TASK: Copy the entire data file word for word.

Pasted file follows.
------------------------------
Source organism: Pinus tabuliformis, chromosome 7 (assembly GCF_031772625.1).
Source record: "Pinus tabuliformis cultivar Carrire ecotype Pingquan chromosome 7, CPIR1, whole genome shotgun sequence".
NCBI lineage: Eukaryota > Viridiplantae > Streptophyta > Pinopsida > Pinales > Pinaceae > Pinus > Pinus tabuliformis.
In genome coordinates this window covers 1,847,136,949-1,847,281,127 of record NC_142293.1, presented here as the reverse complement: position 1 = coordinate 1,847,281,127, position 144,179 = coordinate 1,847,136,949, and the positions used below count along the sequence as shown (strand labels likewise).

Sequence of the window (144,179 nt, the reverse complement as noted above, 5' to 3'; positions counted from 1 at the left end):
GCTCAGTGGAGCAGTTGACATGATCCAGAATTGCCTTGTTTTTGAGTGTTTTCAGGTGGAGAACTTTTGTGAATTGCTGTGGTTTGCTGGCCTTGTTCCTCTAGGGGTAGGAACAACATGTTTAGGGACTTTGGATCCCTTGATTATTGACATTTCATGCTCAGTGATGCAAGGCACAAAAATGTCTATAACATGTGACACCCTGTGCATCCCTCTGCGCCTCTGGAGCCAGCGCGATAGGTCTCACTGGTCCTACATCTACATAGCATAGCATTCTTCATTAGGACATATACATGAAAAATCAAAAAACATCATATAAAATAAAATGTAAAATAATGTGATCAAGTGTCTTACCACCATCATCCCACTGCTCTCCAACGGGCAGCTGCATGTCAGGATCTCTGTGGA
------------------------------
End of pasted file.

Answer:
Source organism: Pinus tabuliformis, chromosome 7 (assembly GCF_031772625.1).
Source record: "Pinus tabuliformis cultivar Carrire ecotype Pingquan chromosome 7, CPIR1, whole genome shotgun sequence".
NCBI lineage: Eukaryota > Viridiplantae > Streptophyta > Pinopsida > Pinales > Pinaceae > Pinus > Pinus tabuliformis.
In genome coordinates this window covers 1,847,136,949-1,847,281,127 of record NC_142293.1, presented here as the reverse complement: position 1 = coordinate 1,847,281,127, position 144,179 = coordinate 1,847,136,949, and the positions used below count along the sequence as shown (strand labels likewise).

Sequence of the window (144,179 nt, the reverse complement as noted above, 5' to 3'; positions counted from 1 at the left end):
GCTCAGTGGAGCAGTTGACATGATCCAGAATTGCCTTGTTTTTGAGTGTTTTCAGGTGGAGAACTTTTGTGAATTGCTGTGGTTTGCTGGCCTTGTTCCTCTAGGGGTAGGAACAACATGTTTAGGGACTTTGGATCCCTTGATTATTGACATTTCATGCTCAGTGATGCAAGGCACAAAAATGTCTATAACATGTGACACCCTGTGCATCCCTCTGCGCCTCTGGAGCCAGCGCGATAGGTCTCACTGGTCCTACATCTACATAGCATAGCATTCTTCATTAGGACATATACATGAAAAATCAAAAAACATCATATAAAATAAAATGTAAAATAATGTGATCAAGTGTCTTACCACCATCATCCCACTGCTCTCCAACGGGCAGCTGCATGTCAGGATCTCTGTGGA